The Army is open for business, and it wants good ideas.
Panelists delivered that message Oct. 14 during an appearance at the Army's Warriors Corner booth at the Association of the U.S. Army’s Annual Meeting and Exposition.
"We don't have all the good ideas," said Brig Gen. John Rafferty, director of the Long-Range Precision Fires Cross-Functional Team. As such, he said, the Army is looking for innovators. That in itself is a challenge, one panelist said.Read the Full Article »
The Army needs continued, bipartisan help to maintain the aggressive pace of improvements across the force, its leaders said Oct 15.
Speaking at a congressional breakfast during the Association of the U.S. Army’s Annual Meeting and Exposition, Army Secretary Ryan McCarthy and Chief of Staff Gen. James McConville said the Army is on a solid path of both increasing readiness and making leaps forward in modernization, but these efforts could dry up without continued financial and policy support.
“We need your help,” McCarthy said, noting that the Army requires stable budgets, but it faces uncertainty because a temporary government funding bill expires in six weeks.Read the Full Article »
The U.S. Army Rapid Capabilities and Critical Technologies Office utilized the AUSA 2019 Warriors Corner to provide an update on the introduction of new hypersonic and directed energy technologies to the force.
“The purpose of the [RCCTO] is to move stuff from the science and technology community into prototypes at the unit of action level,” explained Lt. Gen. L. Neil Thurgood, director of hypersonics, directed energy, space and rapid acquisition at the RCCTO. “We take stuff that is done or near done, produce a prototype and give it to a combat unit, so they can try it in the field.”Read the Full Article »
A new marketing campaign and a focused effort to bring in the right soldiers by getting the right recruiters on the job are part of the Army’s multi-pronged effort to make people a top priority.
What’s Your Warrior? is the question posed by a new marketing strategy designed to use the concept of talent management to reach people who are unaware of what the Army does and what careers it offers.Read the Full Article »
Artificial intelligence has become a common part of everyday life, and it will continue to be an enabling technology for each of the Army’s modernization priorities, the director of the Army’s Artificial Intelligence Task Force said during an Oct. 14 Warriors Corner session at the Association of the U.S. Army’s Annual Meeting and Exposition.
“I walked into the AUSA [annual meeting] one year ago, and what did I see? AI was everywhere. It’s become a pervasive part of our civilian society,” Brig. Gen. Matthew Easley said.Read the Full Article »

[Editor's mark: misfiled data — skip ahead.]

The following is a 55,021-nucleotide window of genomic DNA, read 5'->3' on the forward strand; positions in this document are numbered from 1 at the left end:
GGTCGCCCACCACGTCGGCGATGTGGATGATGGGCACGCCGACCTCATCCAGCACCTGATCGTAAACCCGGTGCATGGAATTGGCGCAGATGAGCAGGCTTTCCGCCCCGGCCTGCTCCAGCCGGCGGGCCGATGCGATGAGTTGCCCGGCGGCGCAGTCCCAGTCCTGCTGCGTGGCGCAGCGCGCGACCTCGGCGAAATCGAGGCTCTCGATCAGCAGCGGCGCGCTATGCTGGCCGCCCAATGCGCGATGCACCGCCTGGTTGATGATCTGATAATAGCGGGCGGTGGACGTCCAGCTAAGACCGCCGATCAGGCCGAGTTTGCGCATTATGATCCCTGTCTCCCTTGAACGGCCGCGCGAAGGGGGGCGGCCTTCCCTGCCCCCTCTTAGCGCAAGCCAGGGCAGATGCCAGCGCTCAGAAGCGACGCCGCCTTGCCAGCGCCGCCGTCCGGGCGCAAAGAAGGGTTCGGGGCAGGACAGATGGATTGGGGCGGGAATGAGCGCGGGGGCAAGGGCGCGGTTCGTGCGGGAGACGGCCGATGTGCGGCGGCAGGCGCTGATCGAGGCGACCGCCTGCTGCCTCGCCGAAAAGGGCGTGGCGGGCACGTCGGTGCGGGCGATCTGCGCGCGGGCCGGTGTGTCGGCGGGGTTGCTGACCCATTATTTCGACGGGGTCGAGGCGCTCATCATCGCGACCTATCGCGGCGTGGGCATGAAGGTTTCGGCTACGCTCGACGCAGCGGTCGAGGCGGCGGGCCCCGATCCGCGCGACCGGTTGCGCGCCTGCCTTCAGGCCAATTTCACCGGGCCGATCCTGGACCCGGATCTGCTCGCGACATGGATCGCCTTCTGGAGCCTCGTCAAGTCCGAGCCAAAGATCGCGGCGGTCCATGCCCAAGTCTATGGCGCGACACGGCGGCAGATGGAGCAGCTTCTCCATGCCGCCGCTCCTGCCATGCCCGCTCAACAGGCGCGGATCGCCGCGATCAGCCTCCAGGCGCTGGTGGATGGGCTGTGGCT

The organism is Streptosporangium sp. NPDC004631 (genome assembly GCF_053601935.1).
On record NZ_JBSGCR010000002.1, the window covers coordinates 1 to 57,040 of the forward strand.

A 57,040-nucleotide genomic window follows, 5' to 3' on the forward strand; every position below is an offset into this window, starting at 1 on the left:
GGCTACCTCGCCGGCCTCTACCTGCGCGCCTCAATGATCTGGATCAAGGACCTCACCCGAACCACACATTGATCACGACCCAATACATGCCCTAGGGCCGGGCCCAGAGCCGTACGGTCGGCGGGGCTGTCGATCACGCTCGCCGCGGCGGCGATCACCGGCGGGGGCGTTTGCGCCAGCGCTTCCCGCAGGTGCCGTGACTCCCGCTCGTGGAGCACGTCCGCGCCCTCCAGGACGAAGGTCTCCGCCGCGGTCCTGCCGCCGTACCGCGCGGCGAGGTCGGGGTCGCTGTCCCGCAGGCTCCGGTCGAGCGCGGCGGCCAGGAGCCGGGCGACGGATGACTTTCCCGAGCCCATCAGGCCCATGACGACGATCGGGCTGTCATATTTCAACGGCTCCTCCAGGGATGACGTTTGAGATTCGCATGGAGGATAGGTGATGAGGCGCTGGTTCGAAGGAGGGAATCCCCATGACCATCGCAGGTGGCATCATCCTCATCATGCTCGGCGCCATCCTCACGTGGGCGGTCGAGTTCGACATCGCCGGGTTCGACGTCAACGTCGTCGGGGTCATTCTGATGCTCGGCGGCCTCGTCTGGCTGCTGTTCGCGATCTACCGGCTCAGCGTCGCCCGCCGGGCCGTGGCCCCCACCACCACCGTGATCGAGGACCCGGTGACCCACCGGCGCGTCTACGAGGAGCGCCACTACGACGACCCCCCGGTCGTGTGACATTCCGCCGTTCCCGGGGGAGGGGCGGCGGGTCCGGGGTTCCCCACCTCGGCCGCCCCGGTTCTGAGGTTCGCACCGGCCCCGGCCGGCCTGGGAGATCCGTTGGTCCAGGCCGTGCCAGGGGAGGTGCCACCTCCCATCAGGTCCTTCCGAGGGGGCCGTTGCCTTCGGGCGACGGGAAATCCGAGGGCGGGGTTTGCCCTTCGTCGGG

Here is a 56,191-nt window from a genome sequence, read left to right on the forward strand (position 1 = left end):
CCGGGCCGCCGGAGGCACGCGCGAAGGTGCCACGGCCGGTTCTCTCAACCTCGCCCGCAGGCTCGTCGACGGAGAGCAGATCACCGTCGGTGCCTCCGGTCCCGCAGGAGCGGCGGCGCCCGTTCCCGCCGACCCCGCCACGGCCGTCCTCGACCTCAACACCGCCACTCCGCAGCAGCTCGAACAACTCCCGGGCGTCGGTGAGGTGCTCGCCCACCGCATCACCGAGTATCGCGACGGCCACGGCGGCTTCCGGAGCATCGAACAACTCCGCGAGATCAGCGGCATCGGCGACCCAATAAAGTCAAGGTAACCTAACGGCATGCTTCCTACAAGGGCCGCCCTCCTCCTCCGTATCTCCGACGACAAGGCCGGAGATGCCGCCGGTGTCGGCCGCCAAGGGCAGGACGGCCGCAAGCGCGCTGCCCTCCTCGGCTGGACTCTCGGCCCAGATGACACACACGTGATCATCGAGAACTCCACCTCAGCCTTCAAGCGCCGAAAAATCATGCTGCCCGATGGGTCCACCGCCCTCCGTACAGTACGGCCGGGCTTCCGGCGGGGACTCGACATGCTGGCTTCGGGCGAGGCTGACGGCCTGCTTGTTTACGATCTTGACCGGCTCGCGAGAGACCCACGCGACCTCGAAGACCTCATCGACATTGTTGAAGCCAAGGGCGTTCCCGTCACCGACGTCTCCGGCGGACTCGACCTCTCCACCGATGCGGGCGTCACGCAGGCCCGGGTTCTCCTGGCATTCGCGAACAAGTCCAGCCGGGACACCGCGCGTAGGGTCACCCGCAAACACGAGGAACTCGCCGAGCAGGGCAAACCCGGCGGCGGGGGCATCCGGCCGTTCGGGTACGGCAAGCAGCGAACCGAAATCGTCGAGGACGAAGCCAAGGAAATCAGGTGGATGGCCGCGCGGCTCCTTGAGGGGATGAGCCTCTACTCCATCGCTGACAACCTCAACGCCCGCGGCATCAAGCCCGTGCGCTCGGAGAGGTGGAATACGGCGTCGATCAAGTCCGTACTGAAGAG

The Army is ready to fight today, but it will not be ready for the future fight unless it modernizes the force, Gen. Michael Garrett, commanding general of U.S. Army Forces Command, said Oct. 14.
After seven months in his job of ensuring the Army is tactically ready, Garrett said, the “Army is ready to fight and win today … but the challenge is, how do we maintain sufficient amounts of readiness to meet our national defense strategy requirements?”Read the Full Article »
The highlight of Day Two of AUSA 2019 is the Eisenhower Luncheon address by new Army Chief of Staff Gen. James McConville, but this will be a day with a wide variety of events for soldiers, Army civilians and family members.
The day will conclude with an evening concert by Gary Sinise & the Lt. Dan Band that is open to anyone registered for the annual meeting.
On-site registration opens at 7 a.m.Read the Full Article »
Monday, October 14th
The Army recognizes the need for community support as it shifts away from spouse-only programs to all-encompassing soldier and family readiness groups.
“Social support and connectedness are critical for family readiness and we recognize that,” Col. Steve Lewis, chief of the family programs branch in the Office of the Assistant Chief of Staff for Installation Management, said while speaking at a military family forum at the Association of the U.S. Army’s Annual Meeting and Exposition on Oct. 14.Read the Full Article »
The Association of the U.S. Army is focusing its efforts on a strategic plan with an eye toward 2025, retired Gen. Carter Ham, AUSA’s president and CEO, told the association’s chapter leaders.
The strategic plan, which is a directive from AUSA’s Council of Trustees, aligns with a significant year for both the Army and the association – the Army’s 250th birthday and AUSA’s 75th anniversary, Ham said.Read the Full Article »
The Army’s Next Generation Combat Vehicle team utilized the AUSA 2019 Warriors Corner Oct. 14 to highlight the changing Army modernization environment and how that translates to the accelerated delivery of warfighter capabilities.
Maj. Gen. Cedric Wins, commanding general of Combat Capabilities Development Command, opened the presentation by emphasizing many of the changes of the last few years, and how those changes have created a type of synergy across the vehicle modernization enterprise.Read the Full Article »